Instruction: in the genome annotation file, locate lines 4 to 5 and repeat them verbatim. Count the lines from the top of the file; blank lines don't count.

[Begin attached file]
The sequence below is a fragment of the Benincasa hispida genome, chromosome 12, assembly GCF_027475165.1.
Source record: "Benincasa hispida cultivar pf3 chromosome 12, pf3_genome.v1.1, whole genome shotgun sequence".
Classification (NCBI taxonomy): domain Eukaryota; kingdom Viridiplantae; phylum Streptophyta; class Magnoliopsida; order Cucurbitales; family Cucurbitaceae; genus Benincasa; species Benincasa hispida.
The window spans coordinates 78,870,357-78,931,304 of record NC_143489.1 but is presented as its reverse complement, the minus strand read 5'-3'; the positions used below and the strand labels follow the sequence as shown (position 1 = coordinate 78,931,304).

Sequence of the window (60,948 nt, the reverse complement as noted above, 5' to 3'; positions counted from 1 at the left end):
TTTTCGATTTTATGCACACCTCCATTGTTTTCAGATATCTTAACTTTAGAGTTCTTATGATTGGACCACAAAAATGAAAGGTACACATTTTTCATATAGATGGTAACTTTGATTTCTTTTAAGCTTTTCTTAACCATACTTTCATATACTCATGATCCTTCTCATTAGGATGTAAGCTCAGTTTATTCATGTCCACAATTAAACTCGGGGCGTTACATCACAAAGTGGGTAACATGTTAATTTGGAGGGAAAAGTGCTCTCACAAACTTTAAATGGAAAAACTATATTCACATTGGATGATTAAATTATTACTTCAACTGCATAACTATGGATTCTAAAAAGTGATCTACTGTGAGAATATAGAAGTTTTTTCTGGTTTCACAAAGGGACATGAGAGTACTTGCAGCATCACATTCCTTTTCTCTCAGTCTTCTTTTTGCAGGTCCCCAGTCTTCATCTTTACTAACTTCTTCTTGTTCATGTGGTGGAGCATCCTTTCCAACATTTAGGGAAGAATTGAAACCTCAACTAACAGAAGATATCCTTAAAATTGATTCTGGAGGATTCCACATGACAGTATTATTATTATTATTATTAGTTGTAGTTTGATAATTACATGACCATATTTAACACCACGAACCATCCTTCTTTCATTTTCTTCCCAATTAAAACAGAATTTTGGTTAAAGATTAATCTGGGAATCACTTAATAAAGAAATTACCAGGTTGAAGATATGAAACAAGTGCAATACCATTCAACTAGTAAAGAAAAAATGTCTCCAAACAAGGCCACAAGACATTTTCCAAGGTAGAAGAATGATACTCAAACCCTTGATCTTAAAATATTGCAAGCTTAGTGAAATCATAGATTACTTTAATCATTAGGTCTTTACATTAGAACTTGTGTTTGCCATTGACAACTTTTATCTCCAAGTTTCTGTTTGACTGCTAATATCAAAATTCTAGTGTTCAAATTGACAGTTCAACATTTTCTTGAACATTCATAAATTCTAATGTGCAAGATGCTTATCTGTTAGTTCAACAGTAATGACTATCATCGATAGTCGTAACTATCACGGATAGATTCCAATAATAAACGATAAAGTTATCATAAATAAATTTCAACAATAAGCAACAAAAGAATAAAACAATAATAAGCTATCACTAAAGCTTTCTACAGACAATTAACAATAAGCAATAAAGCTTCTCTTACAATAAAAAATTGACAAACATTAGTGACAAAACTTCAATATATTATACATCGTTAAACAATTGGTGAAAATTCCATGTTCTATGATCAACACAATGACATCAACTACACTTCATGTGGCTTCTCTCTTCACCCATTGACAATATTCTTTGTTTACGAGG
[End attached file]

The window spans coordinates 78,870,357-78,931,304 of record NC_143489.1 but is presented as its reverse complement, the minus strand read 5'-3'; the positions used below and the strand labels follow the sequence as shown (position 1 = coordinate 78,931,304).

Sequence of the window (60,948 nt, the reverse complement as noted above, 5' to 3'; positions counted from 1 at the left end):